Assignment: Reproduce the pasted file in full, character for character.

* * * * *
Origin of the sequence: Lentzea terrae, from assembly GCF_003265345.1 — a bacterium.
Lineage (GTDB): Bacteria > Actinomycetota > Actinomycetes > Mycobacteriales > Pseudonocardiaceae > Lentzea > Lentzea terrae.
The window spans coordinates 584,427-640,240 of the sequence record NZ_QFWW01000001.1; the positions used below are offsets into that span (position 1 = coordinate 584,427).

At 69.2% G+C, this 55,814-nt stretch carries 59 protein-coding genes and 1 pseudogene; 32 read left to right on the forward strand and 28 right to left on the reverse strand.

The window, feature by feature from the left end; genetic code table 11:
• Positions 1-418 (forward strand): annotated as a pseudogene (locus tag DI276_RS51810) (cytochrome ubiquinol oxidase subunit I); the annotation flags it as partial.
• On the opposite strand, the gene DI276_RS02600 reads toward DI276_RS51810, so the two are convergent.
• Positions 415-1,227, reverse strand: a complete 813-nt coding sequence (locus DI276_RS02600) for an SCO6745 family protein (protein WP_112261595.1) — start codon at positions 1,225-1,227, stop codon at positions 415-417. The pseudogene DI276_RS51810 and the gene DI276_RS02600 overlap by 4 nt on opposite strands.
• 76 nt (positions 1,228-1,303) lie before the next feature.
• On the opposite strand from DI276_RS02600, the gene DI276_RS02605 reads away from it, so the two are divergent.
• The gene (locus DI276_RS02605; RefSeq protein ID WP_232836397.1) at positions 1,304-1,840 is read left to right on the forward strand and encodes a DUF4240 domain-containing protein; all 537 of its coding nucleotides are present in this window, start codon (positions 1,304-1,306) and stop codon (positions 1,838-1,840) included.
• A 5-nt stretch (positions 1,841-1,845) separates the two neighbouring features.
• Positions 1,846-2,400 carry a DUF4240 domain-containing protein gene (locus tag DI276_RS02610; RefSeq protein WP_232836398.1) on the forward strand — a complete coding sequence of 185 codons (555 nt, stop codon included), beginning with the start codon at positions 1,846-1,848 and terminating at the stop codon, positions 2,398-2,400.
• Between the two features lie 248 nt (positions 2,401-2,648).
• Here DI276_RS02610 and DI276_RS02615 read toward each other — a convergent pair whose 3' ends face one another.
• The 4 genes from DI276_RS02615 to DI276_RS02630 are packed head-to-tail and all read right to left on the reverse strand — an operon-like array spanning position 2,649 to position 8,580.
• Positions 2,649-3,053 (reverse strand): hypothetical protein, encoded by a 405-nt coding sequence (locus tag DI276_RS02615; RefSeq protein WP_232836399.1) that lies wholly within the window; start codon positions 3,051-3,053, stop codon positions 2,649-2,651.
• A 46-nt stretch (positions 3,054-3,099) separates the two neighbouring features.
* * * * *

Origin of the sequence: Lentzea terrae, from assembly GCF_003265345.1 — a bacterium.
Lineage (GTDB): Bacteria > Actinomycetota > Actinomycetes > Mycobacteriales > Pseudonocardiaceae > Lentzea > Lentzea terrae.
The window spans coordinates 584,427-640,240 of the sequence record NZ_QFWW01000001.1; the positions used below are offsets into that span (position 1 = coordinate 584,427).

At 69.2% G+C, this 55,814-nt stretch carries 59 protein-coding genes and 1 pseudogene; 32 read left to right on the forward strand and 28 right to left on the reverse strand.

The window, feature by feature from the left end; genetic code table 11:
• Positions 1-418 (forward strand): annotated as a pseudogene (locus tag DI276_RS51810) (cytochrome ubiquinol oxidase subunit I); the annotation flags it as partial.
• On the opposite strand, the gene DI276_RS02600 reads toward DI276_RS51810, so the two are convergent.
• Positions 415-1,227, reverse strand: a complete 813-nt coding sequence (locus DI276_RS02600) for an SCO6745 family protein (protein WP_112261595.1) — start codon at positions 1,225-1,227, stop codon at positions 415-417. The pseudogene DI276_RS51810 and the gene DI276_RS02600 overlap by 4 nt on opposite strands.
• 76 nt (positions 1,228-1,303) lie before the next feature.
• On the opposite strand from DI276_RS02600, the gene DI276_RS02605 reads away from it, so the two are divergent.
• The gene (locus DI276_RS02605; RefSeq protein ID WP_232836397.1) at positions 1,304-1,840 is read left to right on the forward strand and encodes a DUF4240 domain-containing protein; all 537 of its coding nucleotides are present in this window, start codon (positions 1,304-1,306) and stop codon (positions 1,838-1,840) included.
• A 5-nt stretch (positions 1,841-1,845) separates the two neighbouring features.
• Positions 1,846-2,400 carry a DUF4240 domain-containing protein gene (locus tag DI276_RS02610; RefSeq protein WP_232836398.1) on the forward strand — a complete coding sequence of 185 codons (555 nt, stop codon included), beginning with the start codon at positions 1,846-1,848 and terminating at the stop codon, positions 2,398-2,400.
• Between the two features lie 248 nt (positions 2,401-2,648).
• Here DI276_RS02610 and DI276_RS02615 read toward each other — a convergent pair whose 3' ends face one another.
• The 4 genes from DI276_RS02615 to DI276_RS02630 are packed head-to-tail and all read right to left on the reverse strand — an operon-like array spanning position 2,649 to position 8,580.
• Positions 2,649-3,053 (reverse strand): hypothetical protein, encoded by a 405-nt coding sequence (locus tag DI276_RS02615; RefSeq protein WP_232836399.1) that lies wholly within the window; start codon positions 3,051-3,053, stop codon positions 2,649-2,651.
• A 46-nt stretch (positions 3,054-3,099) separates the two neighbouring features.